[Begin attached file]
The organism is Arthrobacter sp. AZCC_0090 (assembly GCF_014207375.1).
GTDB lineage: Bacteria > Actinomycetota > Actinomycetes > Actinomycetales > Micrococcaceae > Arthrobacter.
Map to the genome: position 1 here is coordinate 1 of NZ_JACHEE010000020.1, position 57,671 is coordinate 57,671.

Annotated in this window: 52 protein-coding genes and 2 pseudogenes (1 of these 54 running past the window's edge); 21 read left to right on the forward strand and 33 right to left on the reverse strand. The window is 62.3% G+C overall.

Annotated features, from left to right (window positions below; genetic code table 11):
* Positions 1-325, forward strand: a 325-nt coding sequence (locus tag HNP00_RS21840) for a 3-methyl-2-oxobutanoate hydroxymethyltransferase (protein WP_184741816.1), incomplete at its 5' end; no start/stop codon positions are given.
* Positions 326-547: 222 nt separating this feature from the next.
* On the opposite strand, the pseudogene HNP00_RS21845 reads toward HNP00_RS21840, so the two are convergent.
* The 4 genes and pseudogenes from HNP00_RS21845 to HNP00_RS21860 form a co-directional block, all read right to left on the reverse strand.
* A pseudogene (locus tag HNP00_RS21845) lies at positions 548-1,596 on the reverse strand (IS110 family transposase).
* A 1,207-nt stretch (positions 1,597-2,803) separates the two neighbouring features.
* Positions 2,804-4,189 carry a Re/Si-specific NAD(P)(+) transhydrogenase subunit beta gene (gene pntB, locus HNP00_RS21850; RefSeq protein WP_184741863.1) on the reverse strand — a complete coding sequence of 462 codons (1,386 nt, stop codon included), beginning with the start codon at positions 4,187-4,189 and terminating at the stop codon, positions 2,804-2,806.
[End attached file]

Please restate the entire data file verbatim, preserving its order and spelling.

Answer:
The organism is Arthrobacter sp. AZCC_0090 (assembly GCF_014207375.1).
GTDB lineage: Bacteria > Actinomycetota > Actinomycetes > Actinomycetales > Micrococcaceae > Arthrobacter.
Map to the genome: position 1 here is coordinate 1 of NZ_JACHEE010000020.1, position 57,671 is coordinate 57,671.

Annotated in this window: 52 protein-coding genes and 2 pseudogenes (1 of these 54 running past the window's edge); 21 read left to right on the forward strand and 33 right to left on the reverse strand. The window is 62.3% G+C overall.

Annotated features, from left to right (window positions below; genetic code table 11):
* Positions 1-325, forward strand: a 325-nt coding sequence (locus tag HNP00_RS21840) for a 3-methyl-2-oxobutanoate hydroxymethyltransferase (protein WP_184741816.1), incomplete at its 5' end; no start/stop codon positions are given.
* Positions 326-547: 222 nt separating this feature from the next.
* On the opposite strand, the pseudogene HNP00_RS21845 reads toward HNP00_RS21840, so the two are convergent.
* The 4 genes and pseudogenes from HNP00_RS21845 to HNP00_RS21860 form a co-directional block, all read right to left on the reverse strand.
* A pseudogene (locus tag HNP00_RS21845) lies at positions 548-1,596 on the reverse strand (IS110 family transposase).
* A 1,207-nt stretch (positions 1,597-2,803) separates the two neighbouring features.
* Positions 2,804-4,189 carry a Re/Si-specific NAD(P)(+) transhydrogenase subunit beta gene (gene pntB, locus HNP00_RS21850; RefSeq protein WP_184741863.1) on the reverse strand — a complete coding sequence of 462 codons (1,386 nt, stop codon included), beginning with the start codon at positions 4,187-4,189 and terminating at the stop codon, positions 2,804-2,806.